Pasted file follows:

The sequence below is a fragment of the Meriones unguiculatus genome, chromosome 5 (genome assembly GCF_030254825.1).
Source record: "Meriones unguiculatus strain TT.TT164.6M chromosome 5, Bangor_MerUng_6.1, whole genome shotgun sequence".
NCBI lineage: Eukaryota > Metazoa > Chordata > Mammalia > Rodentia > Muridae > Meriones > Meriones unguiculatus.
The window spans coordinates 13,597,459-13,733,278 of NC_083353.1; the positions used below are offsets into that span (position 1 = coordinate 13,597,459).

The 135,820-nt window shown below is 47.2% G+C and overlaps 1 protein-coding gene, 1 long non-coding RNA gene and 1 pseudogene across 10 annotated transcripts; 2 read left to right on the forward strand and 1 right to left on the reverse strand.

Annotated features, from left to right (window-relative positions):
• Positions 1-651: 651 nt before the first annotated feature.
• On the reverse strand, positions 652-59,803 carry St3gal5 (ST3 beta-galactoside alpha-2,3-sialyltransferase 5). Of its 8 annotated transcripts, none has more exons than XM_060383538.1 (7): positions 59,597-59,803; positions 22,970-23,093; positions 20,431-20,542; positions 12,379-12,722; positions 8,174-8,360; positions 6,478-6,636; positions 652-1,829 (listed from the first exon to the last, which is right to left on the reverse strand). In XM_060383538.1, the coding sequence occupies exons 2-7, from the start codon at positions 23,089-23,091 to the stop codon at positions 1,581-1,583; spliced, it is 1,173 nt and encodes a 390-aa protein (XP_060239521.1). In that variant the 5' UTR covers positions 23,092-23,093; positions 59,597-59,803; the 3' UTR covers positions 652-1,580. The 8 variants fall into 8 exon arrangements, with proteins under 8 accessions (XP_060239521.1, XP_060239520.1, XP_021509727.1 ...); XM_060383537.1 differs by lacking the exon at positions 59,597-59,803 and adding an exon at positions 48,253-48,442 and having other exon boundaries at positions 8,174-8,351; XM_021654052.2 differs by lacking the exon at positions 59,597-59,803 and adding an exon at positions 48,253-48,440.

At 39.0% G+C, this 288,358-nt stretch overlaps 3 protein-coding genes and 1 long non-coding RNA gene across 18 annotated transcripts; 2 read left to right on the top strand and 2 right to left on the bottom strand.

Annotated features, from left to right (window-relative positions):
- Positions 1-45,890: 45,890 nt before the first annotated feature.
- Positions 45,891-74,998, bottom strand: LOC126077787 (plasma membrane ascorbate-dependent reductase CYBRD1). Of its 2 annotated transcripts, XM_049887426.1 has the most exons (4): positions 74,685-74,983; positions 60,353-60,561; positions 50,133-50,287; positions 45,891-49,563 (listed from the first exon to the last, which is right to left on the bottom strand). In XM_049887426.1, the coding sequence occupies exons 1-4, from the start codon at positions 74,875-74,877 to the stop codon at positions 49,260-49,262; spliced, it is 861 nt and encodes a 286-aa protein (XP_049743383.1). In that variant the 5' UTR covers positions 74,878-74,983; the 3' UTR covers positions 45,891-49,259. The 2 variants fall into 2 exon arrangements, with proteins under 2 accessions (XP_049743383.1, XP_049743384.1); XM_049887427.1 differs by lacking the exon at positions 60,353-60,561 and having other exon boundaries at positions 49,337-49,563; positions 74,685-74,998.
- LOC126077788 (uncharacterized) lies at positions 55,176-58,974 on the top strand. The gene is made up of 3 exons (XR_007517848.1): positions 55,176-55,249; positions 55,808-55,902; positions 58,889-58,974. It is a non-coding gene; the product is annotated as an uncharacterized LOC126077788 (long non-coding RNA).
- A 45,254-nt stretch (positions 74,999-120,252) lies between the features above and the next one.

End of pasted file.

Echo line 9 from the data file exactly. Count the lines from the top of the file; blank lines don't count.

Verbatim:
At 39.0% G+C, this 288,358-nt stretch overlaps 3 protein-coding genes and 1 long non-coding RNA gene across 18 annotated transcripts; 2 read left to right on the top strand and 2 right to left on the bottom strand.